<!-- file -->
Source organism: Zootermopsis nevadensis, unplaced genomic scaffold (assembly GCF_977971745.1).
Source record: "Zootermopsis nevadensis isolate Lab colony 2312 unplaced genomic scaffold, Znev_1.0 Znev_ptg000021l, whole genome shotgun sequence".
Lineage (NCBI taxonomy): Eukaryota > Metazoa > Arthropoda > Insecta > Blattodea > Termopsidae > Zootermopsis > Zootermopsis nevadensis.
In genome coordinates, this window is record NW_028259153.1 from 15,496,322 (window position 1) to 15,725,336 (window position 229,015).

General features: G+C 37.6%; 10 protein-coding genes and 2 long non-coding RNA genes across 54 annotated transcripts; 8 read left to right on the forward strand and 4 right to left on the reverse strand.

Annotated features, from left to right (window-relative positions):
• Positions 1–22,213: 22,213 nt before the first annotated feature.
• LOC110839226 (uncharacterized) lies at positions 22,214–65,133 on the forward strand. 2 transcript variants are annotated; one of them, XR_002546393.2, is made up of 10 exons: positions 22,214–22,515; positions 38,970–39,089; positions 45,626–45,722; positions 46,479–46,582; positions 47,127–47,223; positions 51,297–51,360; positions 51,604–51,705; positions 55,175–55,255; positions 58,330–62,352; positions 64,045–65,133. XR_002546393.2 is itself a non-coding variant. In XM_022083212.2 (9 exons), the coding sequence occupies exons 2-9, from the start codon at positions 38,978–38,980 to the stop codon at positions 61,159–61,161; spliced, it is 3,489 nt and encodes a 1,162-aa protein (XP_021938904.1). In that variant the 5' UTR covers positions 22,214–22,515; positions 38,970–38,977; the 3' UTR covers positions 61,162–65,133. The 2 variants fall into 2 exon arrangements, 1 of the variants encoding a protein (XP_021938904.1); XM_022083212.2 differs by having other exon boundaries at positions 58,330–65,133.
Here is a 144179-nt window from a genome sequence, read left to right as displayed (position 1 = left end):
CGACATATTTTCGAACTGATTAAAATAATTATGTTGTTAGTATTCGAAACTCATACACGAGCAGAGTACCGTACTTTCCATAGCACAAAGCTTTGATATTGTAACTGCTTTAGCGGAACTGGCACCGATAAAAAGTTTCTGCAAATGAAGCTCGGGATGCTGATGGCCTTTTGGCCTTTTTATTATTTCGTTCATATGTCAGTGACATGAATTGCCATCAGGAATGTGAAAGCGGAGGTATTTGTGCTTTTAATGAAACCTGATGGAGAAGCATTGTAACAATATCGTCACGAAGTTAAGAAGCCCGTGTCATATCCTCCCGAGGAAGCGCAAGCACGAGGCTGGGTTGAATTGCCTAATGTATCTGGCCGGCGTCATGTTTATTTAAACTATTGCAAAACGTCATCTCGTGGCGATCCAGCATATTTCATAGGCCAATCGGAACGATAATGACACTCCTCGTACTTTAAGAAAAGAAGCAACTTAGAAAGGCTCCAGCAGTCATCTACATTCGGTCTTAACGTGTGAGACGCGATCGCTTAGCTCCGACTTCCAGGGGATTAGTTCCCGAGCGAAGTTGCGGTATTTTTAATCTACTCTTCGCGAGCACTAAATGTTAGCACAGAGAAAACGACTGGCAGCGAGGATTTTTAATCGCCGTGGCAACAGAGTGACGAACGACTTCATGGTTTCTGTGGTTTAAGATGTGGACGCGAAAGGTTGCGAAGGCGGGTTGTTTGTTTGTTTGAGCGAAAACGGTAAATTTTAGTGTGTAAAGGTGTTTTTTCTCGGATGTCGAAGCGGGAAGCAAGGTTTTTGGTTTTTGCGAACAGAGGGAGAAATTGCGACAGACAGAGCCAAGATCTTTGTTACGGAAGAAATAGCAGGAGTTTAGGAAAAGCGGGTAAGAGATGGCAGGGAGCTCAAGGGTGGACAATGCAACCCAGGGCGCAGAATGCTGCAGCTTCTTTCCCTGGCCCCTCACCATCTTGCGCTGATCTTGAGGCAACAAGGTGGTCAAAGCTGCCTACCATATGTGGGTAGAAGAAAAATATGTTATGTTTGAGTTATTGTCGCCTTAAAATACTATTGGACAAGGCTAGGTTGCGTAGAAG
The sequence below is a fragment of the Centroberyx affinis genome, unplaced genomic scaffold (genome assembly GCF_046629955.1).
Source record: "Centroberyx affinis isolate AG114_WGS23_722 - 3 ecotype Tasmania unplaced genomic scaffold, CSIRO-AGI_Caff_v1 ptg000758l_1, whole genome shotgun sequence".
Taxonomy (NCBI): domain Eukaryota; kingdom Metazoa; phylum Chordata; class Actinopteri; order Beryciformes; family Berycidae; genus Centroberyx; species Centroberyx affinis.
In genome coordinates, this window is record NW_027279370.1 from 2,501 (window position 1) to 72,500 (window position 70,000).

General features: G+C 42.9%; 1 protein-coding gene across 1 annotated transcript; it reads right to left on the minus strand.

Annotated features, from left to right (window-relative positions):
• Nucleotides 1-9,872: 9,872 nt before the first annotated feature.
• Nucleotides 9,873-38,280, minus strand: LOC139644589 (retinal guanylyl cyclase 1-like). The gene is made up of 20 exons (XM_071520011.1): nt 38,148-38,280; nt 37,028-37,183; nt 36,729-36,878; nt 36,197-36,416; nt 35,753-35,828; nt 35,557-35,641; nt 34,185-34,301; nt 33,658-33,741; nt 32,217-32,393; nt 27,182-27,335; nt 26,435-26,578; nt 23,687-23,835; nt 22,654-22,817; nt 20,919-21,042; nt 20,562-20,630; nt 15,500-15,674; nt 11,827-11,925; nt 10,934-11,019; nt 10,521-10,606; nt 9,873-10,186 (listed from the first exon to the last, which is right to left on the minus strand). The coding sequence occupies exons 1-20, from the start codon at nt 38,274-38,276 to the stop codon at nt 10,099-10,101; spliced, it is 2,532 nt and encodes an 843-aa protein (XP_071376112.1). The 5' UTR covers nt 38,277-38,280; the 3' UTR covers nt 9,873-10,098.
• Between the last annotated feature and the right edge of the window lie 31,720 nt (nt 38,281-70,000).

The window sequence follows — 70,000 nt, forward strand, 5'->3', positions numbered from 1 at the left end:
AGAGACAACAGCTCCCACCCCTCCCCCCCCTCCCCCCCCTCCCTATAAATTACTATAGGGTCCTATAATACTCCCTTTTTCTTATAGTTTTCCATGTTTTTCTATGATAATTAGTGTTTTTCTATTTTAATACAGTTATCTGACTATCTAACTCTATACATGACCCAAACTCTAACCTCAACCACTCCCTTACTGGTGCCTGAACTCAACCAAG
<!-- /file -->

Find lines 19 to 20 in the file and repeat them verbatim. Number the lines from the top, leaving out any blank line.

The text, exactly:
• Between the last annotated feature and the right edge of the window lie 31,720 nt (nt 38,281-70,000).

The window sequence follows — 70,000 nt, forward strand, 5'->3', positions numbered from 1 at the left end: